Manual flash is best in scenarios where you want the most control over the light source. It’s also useful if the distance between the subject and the flash doesn’t change rapidly.
In TTL mode, it’s difficult to re-create the same lighting pattern twice, because you don’t know what settings the TTL mode decides to use for you.
In most cases, photographers who understand manual mode stay in that mode a majority of the time. They switch to TTL only when they can’t change the flash settings fast enough for the way the subject is moving.
If you’re annoyed that your flash is making dark shadows behind your subjects, manual flash and a diffuser will make a dramatic difference in your images.
But, TTL still has a place for beginners and moving subjects mainly when used with flash compensation and a flash modifier. TTL is good for getting your feet wet with flash and sticking with a simple flash compensation to adjust the flash up or down.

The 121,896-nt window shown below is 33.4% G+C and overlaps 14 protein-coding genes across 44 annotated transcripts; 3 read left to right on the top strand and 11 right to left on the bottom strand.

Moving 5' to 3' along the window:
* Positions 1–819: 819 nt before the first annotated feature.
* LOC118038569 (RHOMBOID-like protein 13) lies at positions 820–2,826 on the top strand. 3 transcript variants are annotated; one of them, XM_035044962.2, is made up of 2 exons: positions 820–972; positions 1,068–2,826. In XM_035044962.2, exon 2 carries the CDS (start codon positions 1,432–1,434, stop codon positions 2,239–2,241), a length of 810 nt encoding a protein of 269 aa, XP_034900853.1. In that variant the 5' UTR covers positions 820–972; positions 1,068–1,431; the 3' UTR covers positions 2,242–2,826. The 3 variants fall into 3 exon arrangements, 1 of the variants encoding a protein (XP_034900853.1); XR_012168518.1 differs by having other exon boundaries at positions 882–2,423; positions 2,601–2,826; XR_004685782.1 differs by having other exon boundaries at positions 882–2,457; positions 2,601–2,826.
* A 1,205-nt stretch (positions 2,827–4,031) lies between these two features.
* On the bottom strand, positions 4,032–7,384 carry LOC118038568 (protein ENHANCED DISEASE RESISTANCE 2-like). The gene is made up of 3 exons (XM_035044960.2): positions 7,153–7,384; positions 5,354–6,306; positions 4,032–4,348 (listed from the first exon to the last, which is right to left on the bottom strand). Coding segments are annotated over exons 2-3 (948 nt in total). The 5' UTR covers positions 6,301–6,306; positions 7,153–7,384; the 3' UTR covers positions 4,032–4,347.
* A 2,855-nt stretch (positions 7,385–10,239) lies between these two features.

TTL’s automatic flash adjustments have a place with moving subjects and photographers new to flash. But more often than not, the manual flash mode will produce better results.
However, understanding manual flash is only one piece of the puzzle. You should also understand how to use a diffuser, how exposure settings impact your flash, and for the most versatility, how to use off-camera flash.
In the end, choosing between TTL and manual isn’t a matter of preference. Instead, it’s all about your lighting scenario.
Do you want to get better at flash photography? Then you need to master both these modes to get perfect results every time.
Eager to learn more about basic photography techniques? Why not check out our ebook Photography Unlocked next!
We have a great post on using a ring flash to check out as well!